Regarding Rights

Academic and activist perspectives on human rights


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Law as a site of politics: an interview with Hilary Charlesworth

By Mareike Riedel

Centre for International Governance and Justice, RegNet, ANU

Hilary-Charlesworth

This interview with CIGJ Director, Hilary Charlesworth, appeared first on Völkerrechtsblog.

Hilary Charlesworth is best known for her work on feminist theory and international law, however her intellectual curiosity extends far beyond this – for example she recently explored the role of rituals and ritualism in human rights monitoring and in 2011 she was appointed judge ad hoc of the International Court of Justice for the Whaling in the Antarctic case. In 2015 Völkerrechtsblog had the pleasure to meet with Hilary Charlesworth in her sunny Canberra office and talk with her about the old and new boundaries of international law and what feminism in international institutions has in common with space food.

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Centre for International Governance and Justice: News and Events

Rituals of Human Rights Law ParticipantsLast week the CIGJ hosted a major workshop on the rituals of human rights law, developing ideas raised by Hilary Charlesworth’s ARC Laureate Fellowship project “Strengthening the international human rights system: Rights, regulation, and ritualism.” With fifteen speakers from Australia, the United Kingdom, Austria, India, Canada, and the United States, the workshop examined the manifold forms of human rights law through the lens of the rituals that imbue it with meaning and the often fraught ritualism that can attend to that.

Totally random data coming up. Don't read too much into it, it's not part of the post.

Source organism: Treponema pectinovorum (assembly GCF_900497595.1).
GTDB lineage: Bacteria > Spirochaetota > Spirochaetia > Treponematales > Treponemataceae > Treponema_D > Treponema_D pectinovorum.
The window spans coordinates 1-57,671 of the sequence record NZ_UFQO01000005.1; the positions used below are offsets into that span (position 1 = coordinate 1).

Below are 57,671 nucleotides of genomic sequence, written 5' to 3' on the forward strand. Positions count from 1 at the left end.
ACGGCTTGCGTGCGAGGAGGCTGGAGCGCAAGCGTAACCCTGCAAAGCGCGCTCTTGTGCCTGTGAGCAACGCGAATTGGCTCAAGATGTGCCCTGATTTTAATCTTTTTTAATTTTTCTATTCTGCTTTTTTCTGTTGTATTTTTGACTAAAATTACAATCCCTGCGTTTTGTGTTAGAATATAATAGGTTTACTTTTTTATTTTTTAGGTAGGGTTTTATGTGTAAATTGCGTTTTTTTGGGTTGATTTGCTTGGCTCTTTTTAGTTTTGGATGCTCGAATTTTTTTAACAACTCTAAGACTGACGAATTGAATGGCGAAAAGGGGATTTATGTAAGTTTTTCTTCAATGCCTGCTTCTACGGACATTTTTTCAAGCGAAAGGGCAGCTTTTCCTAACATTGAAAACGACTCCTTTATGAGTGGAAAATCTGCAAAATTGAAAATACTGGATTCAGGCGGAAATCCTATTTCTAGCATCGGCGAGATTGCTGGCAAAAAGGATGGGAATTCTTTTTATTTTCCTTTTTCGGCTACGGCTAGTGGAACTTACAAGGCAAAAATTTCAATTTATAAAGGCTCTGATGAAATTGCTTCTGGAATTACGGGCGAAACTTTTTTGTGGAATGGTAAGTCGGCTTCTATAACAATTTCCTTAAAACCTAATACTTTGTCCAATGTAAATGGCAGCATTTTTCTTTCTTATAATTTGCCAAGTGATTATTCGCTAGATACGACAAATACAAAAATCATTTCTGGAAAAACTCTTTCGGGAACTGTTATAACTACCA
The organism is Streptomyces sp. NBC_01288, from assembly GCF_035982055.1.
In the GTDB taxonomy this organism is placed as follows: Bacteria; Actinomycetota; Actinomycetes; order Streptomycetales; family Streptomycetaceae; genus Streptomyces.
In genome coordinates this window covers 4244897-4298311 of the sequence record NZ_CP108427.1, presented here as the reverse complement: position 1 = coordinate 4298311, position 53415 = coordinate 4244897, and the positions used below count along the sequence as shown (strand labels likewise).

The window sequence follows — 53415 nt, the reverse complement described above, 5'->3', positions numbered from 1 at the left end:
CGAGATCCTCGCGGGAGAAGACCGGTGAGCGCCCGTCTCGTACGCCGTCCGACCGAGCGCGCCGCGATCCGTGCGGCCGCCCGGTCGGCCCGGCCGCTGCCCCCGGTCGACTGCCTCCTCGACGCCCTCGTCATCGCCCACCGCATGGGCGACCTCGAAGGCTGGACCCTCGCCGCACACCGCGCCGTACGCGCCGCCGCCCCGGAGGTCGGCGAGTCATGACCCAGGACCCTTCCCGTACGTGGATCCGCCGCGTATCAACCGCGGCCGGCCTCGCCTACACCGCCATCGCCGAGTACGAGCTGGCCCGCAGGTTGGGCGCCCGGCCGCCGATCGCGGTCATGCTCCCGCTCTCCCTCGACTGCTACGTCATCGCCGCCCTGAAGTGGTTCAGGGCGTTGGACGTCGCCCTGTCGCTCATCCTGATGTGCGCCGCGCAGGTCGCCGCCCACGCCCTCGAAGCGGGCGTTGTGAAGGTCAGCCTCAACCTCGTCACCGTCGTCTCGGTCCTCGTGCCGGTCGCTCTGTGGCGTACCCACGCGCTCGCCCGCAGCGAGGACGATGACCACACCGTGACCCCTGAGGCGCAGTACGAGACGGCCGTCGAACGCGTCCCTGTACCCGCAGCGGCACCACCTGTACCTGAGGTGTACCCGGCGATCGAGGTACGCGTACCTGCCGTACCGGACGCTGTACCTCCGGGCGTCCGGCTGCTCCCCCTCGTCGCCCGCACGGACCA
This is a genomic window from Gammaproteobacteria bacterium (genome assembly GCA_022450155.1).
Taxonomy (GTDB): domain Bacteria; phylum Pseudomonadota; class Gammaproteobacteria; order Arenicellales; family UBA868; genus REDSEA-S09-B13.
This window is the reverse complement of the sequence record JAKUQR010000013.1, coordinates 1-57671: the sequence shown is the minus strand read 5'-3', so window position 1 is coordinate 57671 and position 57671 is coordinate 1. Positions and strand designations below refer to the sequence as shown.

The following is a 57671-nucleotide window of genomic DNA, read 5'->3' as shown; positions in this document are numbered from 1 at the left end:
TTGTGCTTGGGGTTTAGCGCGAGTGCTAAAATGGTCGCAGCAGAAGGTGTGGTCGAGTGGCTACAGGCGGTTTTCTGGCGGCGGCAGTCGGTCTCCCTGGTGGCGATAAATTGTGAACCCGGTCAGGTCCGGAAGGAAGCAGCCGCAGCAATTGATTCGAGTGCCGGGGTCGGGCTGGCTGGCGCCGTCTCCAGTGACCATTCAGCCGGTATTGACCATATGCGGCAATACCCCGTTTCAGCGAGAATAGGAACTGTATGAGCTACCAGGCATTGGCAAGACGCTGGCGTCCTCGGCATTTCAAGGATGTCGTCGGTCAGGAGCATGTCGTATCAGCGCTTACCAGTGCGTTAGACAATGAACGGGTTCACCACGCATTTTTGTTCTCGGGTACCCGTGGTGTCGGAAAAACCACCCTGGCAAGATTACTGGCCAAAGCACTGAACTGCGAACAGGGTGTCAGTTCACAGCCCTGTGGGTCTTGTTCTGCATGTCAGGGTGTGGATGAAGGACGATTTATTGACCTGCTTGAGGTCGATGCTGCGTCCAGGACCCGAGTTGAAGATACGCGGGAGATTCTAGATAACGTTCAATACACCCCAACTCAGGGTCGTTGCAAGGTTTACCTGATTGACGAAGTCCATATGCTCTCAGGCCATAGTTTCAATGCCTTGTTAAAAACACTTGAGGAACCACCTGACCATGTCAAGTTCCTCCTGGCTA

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The ‘call and answer’ of the Universal Periodic Review. Against ‘ritualism’?

By Shane Chalmers

Regulatory Institutions Network, ANU

AHRC Australia's Universal Periodic Review 2012

AHRC Australia’s Universal Periodic Review 2012

The following piece draws on the work of two scholars: Jane Cowan’s paper on ‘an anthropology of the UPR’ presented at the Centre for International Governance and Justice’s Workshop on Rights, Ritual and Ritualism: The Universal Periodic Review at the Australian National University, Canberra, 13–14 December 2012; and Desmond Manderson’s book Kangaroo Courts and the Rule of Law (Routledge, 2012). Where these two scholars meet here is in the notion of ‘call and answer’ (to use Manderson’s phrase) — in the contention of many voices resounding inharmoniously — in the ritual dialogue of the international human rights Universal Periodic Review process.

In what briefly follows I reflect on how the United Nations’ human rights Universal Periodic Review (UPR) might represent a form of ‘regulatory ritual’ that denies, by its very form, the calcifying effect of ‘ritualism’. Before I turn to the UPR itself, however, first a few words on how I understand the terms ‘ritual’ and ‘ritualism’—two concepts employed by Professor Hilary Charlesworth in relation to human rights through her project ‘Strengthening the International Human Rights System’.

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